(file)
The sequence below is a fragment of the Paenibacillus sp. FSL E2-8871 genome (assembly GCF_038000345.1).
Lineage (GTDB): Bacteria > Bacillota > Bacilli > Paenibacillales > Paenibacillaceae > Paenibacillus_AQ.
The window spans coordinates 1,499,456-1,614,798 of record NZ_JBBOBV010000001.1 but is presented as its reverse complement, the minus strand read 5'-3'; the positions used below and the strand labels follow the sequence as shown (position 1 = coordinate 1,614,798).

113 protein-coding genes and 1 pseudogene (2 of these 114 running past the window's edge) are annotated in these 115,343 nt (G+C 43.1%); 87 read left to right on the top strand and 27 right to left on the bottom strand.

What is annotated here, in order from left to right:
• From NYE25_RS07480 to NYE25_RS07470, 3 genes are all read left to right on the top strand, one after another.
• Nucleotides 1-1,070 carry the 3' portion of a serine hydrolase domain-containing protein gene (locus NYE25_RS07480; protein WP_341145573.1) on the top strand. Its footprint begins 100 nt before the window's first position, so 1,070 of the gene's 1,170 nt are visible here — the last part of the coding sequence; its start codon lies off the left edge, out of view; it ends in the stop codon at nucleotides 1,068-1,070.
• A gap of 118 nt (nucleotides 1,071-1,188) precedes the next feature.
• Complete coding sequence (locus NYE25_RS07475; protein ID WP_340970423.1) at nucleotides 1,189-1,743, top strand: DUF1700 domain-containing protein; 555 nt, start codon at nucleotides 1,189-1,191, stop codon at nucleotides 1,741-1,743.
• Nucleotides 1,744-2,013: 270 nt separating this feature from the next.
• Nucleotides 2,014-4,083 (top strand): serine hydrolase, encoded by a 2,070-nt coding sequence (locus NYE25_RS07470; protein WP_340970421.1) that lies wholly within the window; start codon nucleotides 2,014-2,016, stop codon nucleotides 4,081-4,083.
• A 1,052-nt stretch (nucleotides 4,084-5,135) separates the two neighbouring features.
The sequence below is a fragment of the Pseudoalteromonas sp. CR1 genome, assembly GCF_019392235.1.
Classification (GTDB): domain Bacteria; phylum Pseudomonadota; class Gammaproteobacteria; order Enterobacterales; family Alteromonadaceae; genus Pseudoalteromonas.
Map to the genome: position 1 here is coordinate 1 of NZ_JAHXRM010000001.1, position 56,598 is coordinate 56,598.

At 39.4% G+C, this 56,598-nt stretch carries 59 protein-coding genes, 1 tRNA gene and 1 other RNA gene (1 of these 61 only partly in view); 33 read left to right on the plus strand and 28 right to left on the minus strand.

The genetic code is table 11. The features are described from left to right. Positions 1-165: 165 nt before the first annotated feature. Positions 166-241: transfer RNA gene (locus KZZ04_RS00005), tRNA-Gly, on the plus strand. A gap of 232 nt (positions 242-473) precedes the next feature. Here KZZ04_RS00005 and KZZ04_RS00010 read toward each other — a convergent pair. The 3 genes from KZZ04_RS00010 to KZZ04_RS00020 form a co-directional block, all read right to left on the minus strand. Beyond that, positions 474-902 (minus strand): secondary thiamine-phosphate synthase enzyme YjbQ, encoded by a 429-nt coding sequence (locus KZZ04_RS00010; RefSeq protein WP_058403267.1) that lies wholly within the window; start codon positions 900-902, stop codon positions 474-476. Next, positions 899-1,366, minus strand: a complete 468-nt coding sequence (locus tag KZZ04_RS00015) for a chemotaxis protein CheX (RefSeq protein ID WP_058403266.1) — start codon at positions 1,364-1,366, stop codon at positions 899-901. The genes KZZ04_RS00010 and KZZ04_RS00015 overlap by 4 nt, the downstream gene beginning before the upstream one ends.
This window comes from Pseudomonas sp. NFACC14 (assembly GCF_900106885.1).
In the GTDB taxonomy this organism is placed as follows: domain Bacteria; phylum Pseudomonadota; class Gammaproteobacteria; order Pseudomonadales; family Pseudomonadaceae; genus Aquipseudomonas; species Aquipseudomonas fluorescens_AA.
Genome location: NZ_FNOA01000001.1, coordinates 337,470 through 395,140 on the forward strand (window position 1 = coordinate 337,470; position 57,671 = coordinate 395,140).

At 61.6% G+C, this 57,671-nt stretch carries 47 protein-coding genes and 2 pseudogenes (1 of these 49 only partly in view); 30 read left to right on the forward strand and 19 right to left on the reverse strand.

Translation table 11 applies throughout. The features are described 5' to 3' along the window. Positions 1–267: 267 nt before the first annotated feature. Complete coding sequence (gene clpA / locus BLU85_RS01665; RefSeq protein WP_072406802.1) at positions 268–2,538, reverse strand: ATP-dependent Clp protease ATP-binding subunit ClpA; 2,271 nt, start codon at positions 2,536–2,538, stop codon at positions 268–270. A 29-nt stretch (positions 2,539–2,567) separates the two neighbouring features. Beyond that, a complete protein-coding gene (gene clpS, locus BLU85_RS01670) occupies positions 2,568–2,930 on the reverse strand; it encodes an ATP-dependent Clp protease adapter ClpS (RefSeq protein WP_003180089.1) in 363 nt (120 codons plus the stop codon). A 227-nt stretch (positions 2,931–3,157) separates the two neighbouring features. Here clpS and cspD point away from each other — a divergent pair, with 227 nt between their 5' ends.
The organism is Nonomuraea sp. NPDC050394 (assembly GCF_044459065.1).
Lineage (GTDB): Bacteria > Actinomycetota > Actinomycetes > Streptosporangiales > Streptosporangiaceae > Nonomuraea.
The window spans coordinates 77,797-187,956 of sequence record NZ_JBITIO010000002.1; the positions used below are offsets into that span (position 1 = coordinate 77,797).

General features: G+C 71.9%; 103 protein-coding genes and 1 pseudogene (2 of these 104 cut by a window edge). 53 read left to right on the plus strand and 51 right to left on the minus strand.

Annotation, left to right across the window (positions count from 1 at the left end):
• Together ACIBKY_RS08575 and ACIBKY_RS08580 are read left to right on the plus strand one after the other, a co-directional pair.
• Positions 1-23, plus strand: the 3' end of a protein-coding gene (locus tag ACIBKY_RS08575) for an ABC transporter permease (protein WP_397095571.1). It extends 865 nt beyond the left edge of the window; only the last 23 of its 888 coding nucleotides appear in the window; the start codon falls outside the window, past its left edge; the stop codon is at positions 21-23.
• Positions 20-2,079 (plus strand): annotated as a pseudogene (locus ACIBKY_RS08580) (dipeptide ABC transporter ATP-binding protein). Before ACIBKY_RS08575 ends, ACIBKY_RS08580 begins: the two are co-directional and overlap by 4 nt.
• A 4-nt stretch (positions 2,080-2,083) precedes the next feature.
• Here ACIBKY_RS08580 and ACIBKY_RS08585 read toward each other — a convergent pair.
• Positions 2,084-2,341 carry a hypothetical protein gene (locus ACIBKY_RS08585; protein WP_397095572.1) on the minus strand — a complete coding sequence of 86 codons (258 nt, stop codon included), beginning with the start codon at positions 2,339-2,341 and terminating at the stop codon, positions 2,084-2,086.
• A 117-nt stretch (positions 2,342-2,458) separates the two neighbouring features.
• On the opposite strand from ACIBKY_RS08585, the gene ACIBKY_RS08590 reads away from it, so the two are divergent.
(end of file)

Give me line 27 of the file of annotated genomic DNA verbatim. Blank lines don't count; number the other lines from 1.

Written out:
Annotation, left to right across the window (positions count from 1 at the left end):